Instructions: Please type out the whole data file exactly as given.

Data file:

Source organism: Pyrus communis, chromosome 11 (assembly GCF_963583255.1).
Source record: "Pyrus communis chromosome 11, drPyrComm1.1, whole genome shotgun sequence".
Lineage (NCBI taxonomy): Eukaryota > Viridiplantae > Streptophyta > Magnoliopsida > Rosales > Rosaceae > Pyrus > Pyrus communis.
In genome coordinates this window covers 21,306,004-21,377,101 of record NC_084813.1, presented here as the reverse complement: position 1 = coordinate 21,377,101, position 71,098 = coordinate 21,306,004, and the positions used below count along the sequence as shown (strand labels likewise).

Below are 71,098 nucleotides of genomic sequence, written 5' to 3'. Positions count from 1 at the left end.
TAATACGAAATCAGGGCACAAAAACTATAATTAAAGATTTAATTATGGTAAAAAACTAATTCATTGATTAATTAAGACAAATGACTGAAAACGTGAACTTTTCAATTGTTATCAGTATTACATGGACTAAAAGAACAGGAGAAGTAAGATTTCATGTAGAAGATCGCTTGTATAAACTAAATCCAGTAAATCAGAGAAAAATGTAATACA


Source organism: Pyrus communis, chromosome 11 (assembly GCF_963583255.1).
Source record: "Pyrus communis chromosome 11, drPyrComm1.1, whole genome shotgun sequence".
Lineage (NCBI taxonomy): Eukaryota > Viridiplantae > Streptophyta > Magnoliopsida > Rosales > Rosaceae > Pyrus > Pyrus communis.
In genome coordinates this window covers 21,306,004-21,377,101 of record NC_084813.1, presented here as the reverse complement: position 1 = coordinate 21,377,101, position 71,098 = coordinate 21,306,004, and the positions used below count along the sequence as shown (strand labels likewise).

Below are 71,098 nucleotides of genomic sequence, written 5' to 3'. Positions count from 1 at the left end.
TAATACGAAATCAGGGCACAAAAACTATAATTAAAGATTTAATTATGGTAAAAAACTAATTCATTGATTAATTAAGACAAATGACTGAAAACGTGAACTTTTCAATTGTTATCAGTATTACATGGACTAAAAGAACAGGAGAAGTAAGATTTCATGTAGAAGATCGCTTGTATAAACTAAATCCAGTAAATCAGAGAAAAATGTAATACA